SciTech

Curiosity rover explores the history of water on Mars

The Curiosity rover is currently exploring the Gale Crater on Mars, and took this image using its Mars Hand Lens Imager (MAHLI). (credit: Courtesy of NASA Jet Propulsion Laboratory) The Curiosity rover is currently exploring the Gale Crater on Mars, and took this image using its Mars Hand Lens Imager (MAHLI). (credit: Courtesy of NASA Jet Propulsion Laboratory)

Billions of years ago, the floor of the Gale Crater was likely an ancient oasis, according to the latest telemetry from NASA’s Curiosity rover on Mars. But today, the rover is exploring the dry rocks and mineral salts that remain from this once lively region. In a paper published in Nature Geoscience this week, Curiosity scientists piece together the data sent back from Mars to discover the cycle of water flow through the crater over the eons.

The Gale Crater was created when a massive impact occurred on the surface of Mars, with sediment carried into the crater by water and wind in the following years. Weathering effects also created Mount Sharp, where each layer of bare rock reveals something about a period of Martian history.

Lead author William Rapin of the California Institute of Technology said in a press release, “we went to Gale Crater because it preserves this unique record of a changing Mars. Understanding when and how the planet's climate started evolving is a piece of another puzzle: When and how long was Mars capable of supporting microbial life at the surface?”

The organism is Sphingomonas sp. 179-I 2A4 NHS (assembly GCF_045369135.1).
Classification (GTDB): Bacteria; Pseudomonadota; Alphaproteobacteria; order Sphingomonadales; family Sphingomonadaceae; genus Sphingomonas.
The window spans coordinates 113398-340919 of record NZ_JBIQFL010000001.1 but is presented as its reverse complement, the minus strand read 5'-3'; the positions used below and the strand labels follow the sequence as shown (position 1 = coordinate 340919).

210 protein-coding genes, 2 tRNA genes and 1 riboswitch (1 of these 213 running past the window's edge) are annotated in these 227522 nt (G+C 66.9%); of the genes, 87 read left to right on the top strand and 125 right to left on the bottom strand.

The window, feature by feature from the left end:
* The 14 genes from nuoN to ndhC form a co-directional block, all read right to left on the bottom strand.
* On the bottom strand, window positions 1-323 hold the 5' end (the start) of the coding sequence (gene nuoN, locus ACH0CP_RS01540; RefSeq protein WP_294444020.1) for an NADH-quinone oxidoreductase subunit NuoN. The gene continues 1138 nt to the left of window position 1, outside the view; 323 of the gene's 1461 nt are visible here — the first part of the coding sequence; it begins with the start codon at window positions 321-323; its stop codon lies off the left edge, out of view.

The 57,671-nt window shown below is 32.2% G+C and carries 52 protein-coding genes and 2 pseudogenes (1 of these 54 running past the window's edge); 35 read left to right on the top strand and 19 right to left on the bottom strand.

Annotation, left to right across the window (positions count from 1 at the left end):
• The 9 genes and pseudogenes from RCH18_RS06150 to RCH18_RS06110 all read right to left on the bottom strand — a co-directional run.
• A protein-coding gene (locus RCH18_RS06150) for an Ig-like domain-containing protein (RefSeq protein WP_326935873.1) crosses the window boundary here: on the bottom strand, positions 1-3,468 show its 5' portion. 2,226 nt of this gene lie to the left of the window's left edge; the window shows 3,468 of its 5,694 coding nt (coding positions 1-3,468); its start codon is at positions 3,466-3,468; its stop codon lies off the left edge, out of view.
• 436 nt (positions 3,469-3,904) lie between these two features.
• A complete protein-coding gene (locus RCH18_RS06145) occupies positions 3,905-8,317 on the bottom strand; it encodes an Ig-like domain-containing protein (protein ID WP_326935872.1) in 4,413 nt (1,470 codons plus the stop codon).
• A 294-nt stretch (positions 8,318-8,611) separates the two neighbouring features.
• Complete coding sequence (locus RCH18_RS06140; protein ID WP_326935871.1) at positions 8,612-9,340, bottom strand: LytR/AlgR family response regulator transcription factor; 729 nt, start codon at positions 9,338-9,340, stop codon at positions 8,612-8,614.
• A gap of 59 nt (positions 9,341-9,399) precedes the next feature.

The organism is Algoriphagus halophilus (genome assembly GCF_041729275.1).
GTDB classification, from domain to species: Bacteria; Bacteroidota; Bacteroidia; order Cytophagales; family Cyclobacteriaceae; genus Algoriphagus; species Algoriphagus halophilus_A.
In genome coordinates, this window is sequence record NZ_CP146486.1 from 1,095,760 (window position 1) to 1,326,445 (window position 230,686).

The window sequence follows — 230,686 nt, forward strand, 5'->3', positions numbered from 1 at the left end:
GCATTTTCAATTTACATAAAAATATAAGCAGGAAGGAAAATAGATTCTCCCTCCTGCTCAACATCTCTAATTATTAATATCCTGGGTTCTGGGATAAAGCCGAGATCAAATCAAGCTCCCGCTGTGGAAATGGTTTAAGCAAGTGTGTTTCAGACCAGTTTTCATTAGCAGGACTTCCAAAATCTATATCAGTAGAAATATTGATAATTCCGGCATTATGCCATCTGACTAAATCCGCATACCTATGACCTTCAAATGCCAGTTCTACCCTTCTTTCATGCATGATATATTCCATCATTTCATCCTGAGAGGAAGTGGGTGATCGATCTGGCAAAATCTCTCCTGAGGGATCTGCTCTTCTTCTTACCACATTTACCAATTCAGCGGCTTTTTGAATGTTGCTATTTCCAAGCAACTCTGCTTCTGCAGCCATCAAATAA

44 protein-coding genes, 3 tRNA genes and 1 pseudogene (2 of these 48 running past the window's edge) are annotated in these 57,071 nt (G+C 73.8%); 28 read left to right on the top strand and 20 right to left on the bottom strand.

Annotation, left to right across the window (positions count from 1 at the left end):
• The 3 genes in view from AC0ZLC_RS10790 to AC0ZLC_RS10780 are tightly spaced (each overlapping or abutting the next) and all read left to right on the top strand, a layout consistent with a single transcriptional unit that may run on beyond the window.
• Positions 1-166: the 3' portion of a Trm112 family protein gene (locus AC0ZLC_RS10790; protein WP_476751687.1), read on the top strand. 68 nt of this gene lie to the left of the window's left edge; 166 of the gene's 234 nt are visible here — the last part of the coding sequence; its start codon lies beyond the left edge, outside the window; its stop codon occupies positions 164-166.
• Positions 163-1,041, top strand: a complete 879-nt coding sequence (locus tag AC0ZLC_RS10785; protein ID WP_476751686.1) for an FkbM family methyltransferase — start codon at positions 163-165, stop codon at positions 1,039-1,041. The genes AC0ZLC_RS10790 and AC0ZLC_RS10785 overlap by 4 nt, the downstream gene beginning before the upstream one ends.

Curiosity had previously explored a nearby 150-meter-tall stack of sedimentary rocks known as Sutton Island as well as mud cracks called Old Soaker in 2017, showing that once-submerged regions of the planet underwent dry cycles as the water concentrated into brine. Lakes usually leave pure salt crystals behind when they dry up, but those on Sutton Island are highly sedimentary, betraying the fact that the environment was once full of shallow ponds filled with briny water.

According to Rapin, patterns of change on Mars are closely related to those on Earth due to the similarity of the planets in their early days. For example, saline lakes on South America’s Altiplano may be undergoing a similar process to Sutton Island on Mars. “During drier periods, the Altiplano lakes become shallower, and some can dry out completely,” Rapin said. “The fact that they're vegetation-free even makes them look a little like Mars.”

Similarly, the sediment deposits on the floor of the Gale Crater tell a story of how the Martian environment gradually transitioned from wet to a freezing desert, which is its current state. Ashwin Vasavada is a scientist on the Curiosity project at NASA’s Jet Propulsion Laboratory in Pasadena, CA, which leads the Mars Science Laboratory that owns Curiosity. In a press release, he said, “As we climb Mount Sharp, we see an overall trend from a wet landscape to a drier one. But that trend didn't necessarily occur in a linear fashion. More likely, it was messy, including drier periods, like what we're seeing at Sutton Island, followed by wetter periods, like what we're seeing in the ‘clay-bearing unit’ that Curiosity is exploring today.”

While future exploration will reveal more details about the history of Mars’ surface, the latest findings may indicate that for much of the past several billion years, the planet may be have dominated by shallow lakes and streams. In the future, scientists may be telling a similar story about Earth.